Security researchers have connected the North Korean state-sponsored Lazarus hacking gang to a recent cyber espionage effort targeting energy suppliers in the United States, Canada, and Japan by using Log4j bug.

The threat intelligence firm Cisco Talos reported on Thursday that it saw Lazarus between February and July of this year. Also known as APT38, targets unspecified energy companies in the United States, Canada, and Japan. In order to gain an initial foothold on a victim’s enterprise network, according to Cisco research, the attackers compromised internet-exposed VMware Horizon servers using a vulnerability in Log4j known as Log4Shell. They then used specialized malware known as “VSingle” and “YamaBot” to gain long-term persistent access. Japan’s CERT, or national cyber emergency response organization, reportedly linked YamaBot to the Lazarus APT.

In April of this year, Symantec made public the specifics of this spying operation. Symantec attributed the operation to “Stonefly,” a different North Korean hacking outfit with some similarities to Lazarus.

Cisco Talos previously noticed an undiscovered remote access trojan (RAT) called MagicRAT, credited to Lazarus Group. The hackers utilize it for reconnaissance and credential theft.

The Majors

According to Talos’s research, the major goal of these attacks is to establish long-term access to victim networks to execute espionage operations in support of North Korean government objectives. This is consistent with previous Lazarus breaches targeting energy and critical infrastructure businesses to create permanent access to steal proprietary intellectual property.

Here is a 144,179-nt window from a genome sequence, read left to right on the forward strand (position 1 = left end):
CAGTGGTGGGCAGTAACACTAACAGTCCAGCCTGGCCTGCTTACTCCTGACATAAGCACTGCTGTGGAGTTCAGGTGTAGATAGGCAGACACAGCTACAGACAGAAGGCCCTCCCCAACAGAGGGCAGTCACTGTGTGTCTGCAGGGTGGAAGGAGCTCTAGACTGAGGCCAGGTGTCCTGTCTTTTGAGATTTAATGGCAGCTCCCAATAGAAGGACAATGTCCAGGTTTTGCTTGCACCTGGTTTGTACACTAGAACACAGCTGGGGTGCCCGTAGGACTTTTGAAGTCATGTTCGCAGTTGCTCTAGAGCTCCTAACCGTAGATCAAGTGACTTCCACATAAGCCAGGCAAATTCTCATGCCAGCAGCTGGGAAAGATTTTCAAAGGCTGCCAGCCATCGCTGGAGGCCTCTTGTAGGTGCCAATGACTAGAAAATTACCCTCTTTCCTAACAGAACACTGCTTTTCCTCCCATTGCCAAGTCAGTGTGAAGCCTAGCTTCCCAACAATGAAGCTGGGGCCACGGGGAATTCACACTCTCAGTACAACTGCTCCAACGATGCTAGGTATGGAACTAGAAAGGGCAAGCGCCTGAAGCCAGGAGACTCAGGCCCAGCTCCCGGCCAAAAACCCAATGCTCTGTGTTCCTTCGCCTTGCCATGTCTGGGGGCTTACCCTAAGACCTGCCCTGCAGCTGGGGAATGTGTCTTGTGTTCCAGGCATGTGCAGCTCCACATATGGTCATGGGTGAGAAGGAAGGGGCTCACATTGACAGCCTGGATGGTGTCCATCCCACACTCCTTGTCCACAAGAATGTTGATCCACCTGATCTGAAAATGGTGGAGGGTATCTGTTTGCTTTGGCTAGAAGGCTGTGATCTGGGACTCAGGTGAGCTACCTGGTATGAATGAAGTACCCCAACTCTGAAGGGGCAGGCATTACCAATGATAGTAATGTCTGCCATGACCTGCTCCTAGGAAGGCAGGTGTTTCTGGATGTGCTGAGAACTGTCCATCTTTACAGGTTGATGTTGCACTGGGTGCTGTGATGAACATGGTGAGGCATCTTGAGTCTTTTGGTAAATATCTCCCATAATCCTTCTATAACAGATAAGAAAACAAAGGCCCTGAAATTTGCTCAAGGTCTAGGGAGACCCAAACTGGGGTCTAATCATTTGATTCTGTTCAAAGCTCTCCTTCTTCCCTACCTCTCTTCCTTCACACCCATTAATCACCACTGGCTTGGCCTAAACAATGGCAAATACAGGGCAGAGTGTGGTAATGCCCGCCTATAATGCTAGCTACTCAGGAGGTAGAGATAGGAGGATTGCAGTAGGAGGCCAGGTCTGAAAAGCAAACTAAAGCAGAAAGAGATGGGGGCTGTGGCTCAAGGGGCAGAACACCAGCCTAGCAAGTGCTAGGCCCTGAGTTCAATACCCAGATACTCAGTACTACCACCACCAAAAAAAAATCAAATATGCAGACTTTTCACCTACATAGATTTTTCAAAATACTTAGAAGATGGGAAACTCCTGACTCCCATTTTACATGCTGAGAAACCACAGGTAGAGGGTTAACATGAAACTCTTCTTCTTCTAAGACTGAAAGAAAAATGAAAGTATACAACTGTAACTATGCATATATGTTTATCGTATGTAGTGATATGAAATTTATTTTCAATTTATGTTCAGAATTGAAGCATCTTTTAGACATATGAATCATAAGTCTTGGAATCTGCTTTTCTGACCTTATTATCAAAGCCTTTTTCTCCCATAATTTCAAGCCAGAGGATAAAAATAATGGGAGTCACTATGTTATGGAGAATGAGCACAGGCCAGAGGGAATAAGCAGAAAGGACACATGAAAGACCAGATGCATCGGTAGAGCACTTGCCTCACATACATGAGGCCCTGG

The Lazarus Group is a hacking organization with financial motivations and governmental support from North Korea. The hacking group previously made a high-profile Sony hack in 2016 and the WannaCry ransomware assault in 2017. Supporting North Korea’s governmental goals, including military research and development and circumventing international sanctions, is another motivation behind Lazarus.

However, the group recently shifted its focus to blockchain and cryptocurrency companies. It has been connected to the recent thefts of $625 million in cryptocurrency from the Ronin Network. Ronin Network is an Ethereum-based sidechain built for the well-known play-to-earn game Axie Infinity. A $100 million in bitcoin assets from Harmony’s Horizon Bridge.

For years, Pyongyang has utilized stolen cryptocurrencies and other data theft to finance its nuclear weapons programme.

The U.S. administration doubled its previous $10 million prize promised in July by offering it in exchange for information on members of state-sponsored North Korean threat groups like Lazarus. In April, the State Department disclosed.